Last month radio host talk show Dennis Prager criticized Ellison for not using the Christian Bible, which Prager said is the traditional book used by U.S. lawmakers to take their oaths. It ignited a national media debate over religion and government before Ellison even took office.

Speaking to ABC News, Ellison, who converted in college, said he hoped that his election to the House will help Muslims feel like they are part of U.S. society, but his focus is on secular domestic issues and getting out of Iraq rather than spreading Islam.

"I mean, sure, I'll use the Koran. I mean, it's the scripture that I read every day and it's the book that I draw inspiration from," he said. But, "all the religious stuff is going to be less important than those bread-and-butter issues that people care about every day."

Pledges of Bipartisanship

While both the House and Senate were convening at the same time, the divide in the Capitol between the two chambers is often much more than geographic. The House of Representatives, often referred to as the "People's House," operates more with arm-twisting and peer pressure than the smaller Senate, which is considered a more deliberative body built on compromise and consultation.

With the House only needing simple majorities of 218 votes to pass legislation, the Senate often must surmount the filibuster-proof 60 vote threshold to pass controversial bills, requiring closer cross-aisle relations than in the House.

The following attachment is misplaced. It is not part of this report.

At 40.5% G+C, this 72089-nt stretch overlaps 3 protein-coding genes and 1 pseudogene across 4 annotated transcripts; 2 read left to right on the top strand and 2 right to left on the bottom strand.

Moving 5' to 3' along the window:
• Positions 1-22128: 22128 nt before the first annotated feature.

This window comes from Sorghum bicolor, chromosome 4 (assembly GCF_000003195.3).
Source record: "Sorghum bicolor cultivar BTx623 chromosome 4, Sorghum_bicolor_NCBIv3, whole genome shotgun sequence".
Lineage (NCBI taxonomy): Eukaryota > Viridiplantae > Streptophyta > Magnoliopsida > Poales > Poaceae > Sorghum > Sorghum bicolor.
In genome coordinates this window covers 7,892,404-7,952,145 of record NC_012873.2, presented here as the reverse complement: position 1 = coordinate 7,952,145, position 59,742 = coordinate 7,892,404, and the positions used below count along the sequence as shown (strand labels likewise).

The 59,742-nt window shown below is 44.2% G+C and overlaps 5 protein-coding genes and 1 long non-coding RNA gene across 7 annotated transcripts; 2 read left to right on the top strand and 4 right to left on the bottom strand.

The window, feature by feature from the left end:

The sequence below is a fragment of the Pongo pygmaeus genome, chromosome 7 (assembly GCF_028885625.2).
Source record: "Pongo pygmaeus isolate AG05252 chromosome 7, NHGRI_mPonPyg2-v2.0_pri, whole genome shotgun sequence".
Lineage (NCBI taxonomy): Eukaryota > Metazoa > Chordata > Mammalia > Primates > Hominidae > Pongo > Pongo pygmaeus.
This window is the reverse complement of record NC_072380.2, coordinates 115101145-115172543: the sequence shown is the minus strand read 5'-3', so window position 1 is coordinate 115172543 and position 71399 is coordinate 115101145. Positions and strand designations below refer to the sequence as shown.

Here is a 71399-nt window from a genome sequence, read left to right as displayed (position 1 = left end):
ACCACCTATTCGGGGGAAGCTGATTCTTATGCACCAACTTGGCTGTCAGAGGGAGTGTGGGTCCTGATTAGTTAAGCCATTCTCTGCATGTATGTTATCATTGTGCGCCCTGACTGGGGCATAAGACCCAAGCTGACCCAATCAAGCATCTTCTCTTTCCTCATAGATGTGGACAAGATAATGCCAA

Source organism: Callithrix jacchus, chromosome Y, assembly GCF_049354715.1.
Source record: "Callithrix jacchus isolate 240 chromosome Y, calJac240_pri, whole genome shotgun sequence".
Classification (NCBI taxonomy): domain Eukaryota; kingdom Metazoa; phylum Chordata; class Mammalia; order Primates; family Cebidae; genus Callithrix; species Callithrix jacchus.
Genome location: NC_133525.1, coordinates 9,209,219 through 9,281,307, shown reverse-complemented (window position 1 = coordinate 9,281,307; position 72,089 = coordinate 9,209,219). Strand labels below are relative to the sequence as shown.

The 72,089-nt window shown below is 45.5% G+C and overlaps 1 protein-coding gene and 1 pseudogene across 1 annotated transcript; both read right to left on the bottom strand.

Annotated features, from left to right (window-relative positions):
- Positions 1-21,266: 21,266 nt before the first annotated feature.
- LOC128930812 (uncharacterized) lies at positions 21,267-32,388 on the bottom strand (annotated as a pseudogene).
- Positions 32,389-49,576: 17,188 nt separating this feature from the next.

Those differing styles presented themselves even before Congress convened as top Republican and Democratic senators appeared before cameras to pat each others' backs while House lawmakers threw around charges of exclusion and partisanship.

In front of a group of reporters gathered near the Senate chambers just after a meeting of Republican and Democratic lawmakers, Reid and McConnell stood side by side and pledged renewed cooperation.

"Sen. McConnell and I believe this is a new day in Washington, that our efforts are going to be to work in a bipartisan basis, in an open fashion, to solve the problems of the American people," Reid said.

"I think Harry's got it right. This opportunity we had in the Old Senate Chamber was a chance for many of our members to express some of their quiet frustrations that we get past the level of partisanship that we've witnessed in recent years and develop stronger personal relationships, as well as work across party aisles," McConnell added.